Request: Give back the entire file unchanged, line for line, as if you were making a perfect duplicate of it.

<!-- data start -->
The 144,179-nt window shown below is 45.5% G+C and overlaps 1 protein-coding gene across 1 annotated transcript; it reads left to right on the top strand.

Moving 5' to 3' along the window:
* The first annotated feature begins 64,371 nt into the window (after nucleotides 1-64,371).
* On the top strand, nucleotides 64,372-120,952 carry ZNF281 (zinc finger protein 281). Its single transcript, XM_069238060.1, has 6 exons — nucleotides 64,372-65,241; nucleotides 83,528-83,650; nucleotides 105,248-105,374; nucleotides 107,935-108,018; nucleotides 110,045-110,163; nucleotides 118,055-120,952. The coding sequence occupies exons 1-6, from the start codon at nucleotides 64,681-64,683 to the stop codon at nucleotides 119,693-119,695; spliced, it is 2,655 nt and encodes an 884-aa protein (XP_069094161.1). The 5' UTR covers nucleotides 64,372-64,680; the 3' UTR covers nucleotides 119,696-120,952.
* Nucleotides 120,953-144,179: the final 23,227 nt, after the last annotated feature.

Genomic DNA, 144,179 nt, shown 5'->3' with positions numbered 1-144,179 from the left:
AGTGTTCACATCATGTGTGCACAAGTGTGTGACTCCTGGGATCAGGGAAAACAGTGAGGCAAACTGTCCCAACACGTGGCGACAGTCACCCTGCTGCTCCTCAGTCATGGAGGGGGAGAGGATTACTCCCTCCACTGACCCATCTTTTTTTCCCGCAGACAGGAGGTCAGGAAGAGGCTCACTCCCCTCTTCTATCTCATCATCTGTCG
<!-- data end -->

The 144,179-nt window shown below is 45.5% G+C and overlaps 1 protein-coding gene across 1 annotated transcript; it reads left to right on the top strand.

Moving 5' to 3' along the window:
* The first annotated feature begins 64,371 nt into the window (after nucleotides 1-64,371).
* On the top strand, nucleotides 64,372-120,952 carry ZNF281 (zinc finger protein 281). Its single transcript, XM_069238060.1, has 6 exons — nucleotides 64,372-65,241; nucleotides 83,528-83,650; nucleotides 105,248-105,374; nucleotides 107,935-108,018; nucleotides 110,045-110,163; nucleotides 118,055-120,952. The coding sequence occupies exons 1-6, from the start codon at nucleotides 64,681-64,683 to the stop codon at nucleotides 119,693-119,695; spliced, it is 2,655 nt and encodes an 884-aa protein (XP_069094161.1). The 5' UTR covers nucleotides 64,372-64,680; the 3' UTR covers nucleotides 119,696-120,952.
* Nucleotides 120,953-144,179: the final 23,227 nt, after the last annotated feature.

Genomic DNA, 144,179 nt, shown 5'->3' with positions numbered 1-144,179 from the left:
AGTGTTCACATCATGTGTGCACAAGTGTGTGACTCCTGGGATCAGGGAAAACAGTGAGGCAAACTGTCCCAACACGTGGCGACAGTCACCCTGCTGCTCCTCAGTCATGGAGGGGGAGAGGATTACTCCCTCCACTGACCCATCTTTTTTTCCCGCAGACAGGAGGTCAGGAAGAGGCTCACTCCCCTCTTCTATCTCATCATCTGTCG